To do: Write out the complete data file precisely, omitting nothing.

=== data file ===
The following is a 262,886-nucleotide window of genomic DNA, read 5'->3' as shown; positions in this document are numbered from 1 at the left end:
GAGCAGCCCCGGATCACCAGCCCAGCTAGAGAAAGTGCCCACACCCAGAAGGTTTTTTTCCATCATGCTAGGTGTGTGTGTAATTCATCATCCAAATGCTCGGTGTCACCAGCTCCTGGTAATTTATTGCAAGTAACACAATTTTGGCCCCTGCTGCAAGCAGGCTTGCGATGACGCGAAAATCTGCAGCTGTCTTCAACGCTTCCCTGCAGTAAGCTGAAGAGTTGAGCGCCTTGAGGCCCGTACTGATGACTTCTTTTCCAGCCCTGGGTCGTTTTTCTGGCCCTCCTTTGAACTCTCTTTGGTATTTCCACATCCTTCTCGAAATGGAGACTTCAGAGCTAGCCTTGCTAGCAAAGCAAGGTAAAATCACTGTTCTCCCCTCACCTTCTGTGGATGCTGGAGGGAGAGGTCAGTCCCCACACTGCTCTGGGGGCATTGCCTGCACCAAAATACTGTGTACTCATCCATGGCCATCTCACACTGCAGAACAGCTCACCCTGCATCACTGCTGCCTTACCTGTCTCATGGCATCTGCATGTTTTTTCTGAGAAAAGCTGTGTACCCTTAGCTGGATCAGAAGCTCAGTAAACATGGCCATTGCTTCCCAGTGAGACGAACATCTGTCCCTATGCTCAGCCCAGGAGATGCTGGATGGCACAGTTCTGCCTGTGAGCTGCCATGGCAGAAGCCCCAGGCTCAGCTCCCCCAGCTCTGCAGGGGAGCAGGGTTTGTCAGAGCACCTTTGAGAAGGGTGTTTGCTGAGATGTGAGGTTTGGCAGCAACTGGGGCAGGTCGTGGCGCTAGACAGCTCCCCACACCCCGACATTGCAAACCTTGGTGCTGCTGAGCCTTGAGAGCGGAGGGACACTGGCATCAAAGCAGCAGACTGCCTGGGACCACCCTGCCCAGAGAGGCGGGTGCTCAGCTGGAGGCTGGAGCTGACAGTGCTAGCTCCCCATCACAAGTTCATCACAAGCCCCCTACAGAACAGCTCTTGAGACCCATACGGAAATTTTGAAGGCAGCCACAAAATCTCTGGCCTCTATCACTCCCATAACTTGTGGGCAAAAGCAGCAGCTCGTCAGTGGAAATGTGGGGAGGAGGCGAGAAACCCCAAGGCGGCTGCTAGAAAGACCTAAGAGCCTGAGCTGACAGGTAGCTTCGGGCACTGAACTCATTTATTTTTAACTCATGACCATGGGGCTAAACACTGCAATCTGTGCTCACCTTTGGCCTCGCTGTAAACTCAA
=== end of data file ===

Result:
The following is a 262,886-nucleotide window of genomic DNA, read 5'->3' as shown; positions in this document are numbered from 1 at the left end:
GAGCAGCCCCGGATCACCAGCCCAGCTAGAGAAAGTGCCCACACCCAGAAGGTTTTTTTCCATCATGCTAGGTGTGTGTGTAATTCATCATCCAAATGCTCGGTGTCACCAGCTCCTGGTAATTTATTGCAAGTAACACAATTTTGGCCCCTGCTGCAAGCAGGCTTGCGATGACGCGAAAATCTGCAGCTGTCTTCAACGCTTCCCTGCAGTAAGCTGAAGAGTTGAGCGCCTTGAGGCCCGTACTGATGACTTCTTTTCCAGCCCTGGGTCGTTTTTCTGGCCCTCCTTTGAACTCTCTTTGGTATTTCCACATCCTTCTCGAAATGGAGACTTCAGAGCTAGCCTTGCTAGCAAAGCAAGGTAAAATCACTGTTCTCCCCTCACCTTCTGTGGATGCTGGAGGGAGAGGTCAGTCCCCACACTGCTCTGGGGGCATTGCCTGCACCAAAATACTGTGTACTCATCCATGGCCATCTCACACTGCAGAACAGCTCACCCTGCATCACTGCTGCCTTACCTGTCTCATGGCATCTGCATGTTTTTTCTGAGAAAAGCTGTGTACCCTTAGCTGGATCAGAAGCTCAGTAAACATGGCCATTGCTTCCCAGTGAGACGAACATCTGTCCCTATGCTCAGCCCAGGAGATGCTGGATGGCACAGTTCTGCCTGTGAGCTGCCATGGCAGAAGCCCCAGGCTCAGCTCCCCCAGCTCTGCAGGGGAGCAGGGTTTGTCAGAGCACCTTTGAGAAGGGTGTTTGCTGAGATGTGAGGTTTGGCAGCAACTGGGGCAGGTCGTGGCGCTAGACAGCTCCCCACACCCCGACATTGCAAACCTTGGTGCTGCTGAGCCTTGAGAGCGGAGGGACACTGGCATCAAAGCAGCAGACTGCCTGGGACCACCCTGCCCAGAGAGGCGGGTGCTCAGCTGGAGGCTGGAGCTGACAGTGCTAGCTCCCCATCACAAGTTCATCACAAGCCCCCTACAGAACAGCTCTTGAGACCCATACGGAAATTTTGAAGGCAGCCACAAAATCTCTGGCCTCTATCACTCCCATAACTTGTGGGCAAAAGCAGCAGCTCGTCAGTGGAAATGTGGGGAGGAGGCGAGAAACCCCAAGGCGGCTGCTAGAAAGACCTAAGAGCCTGAGCTGACAGGTAGCTTCGGGCACTGAACTCATTTATTTTTAACTCATGACCATGGGGCTAAACACTGCAATCTGTGCTCACCTTTGGCCTCGCTGTAAACTCAA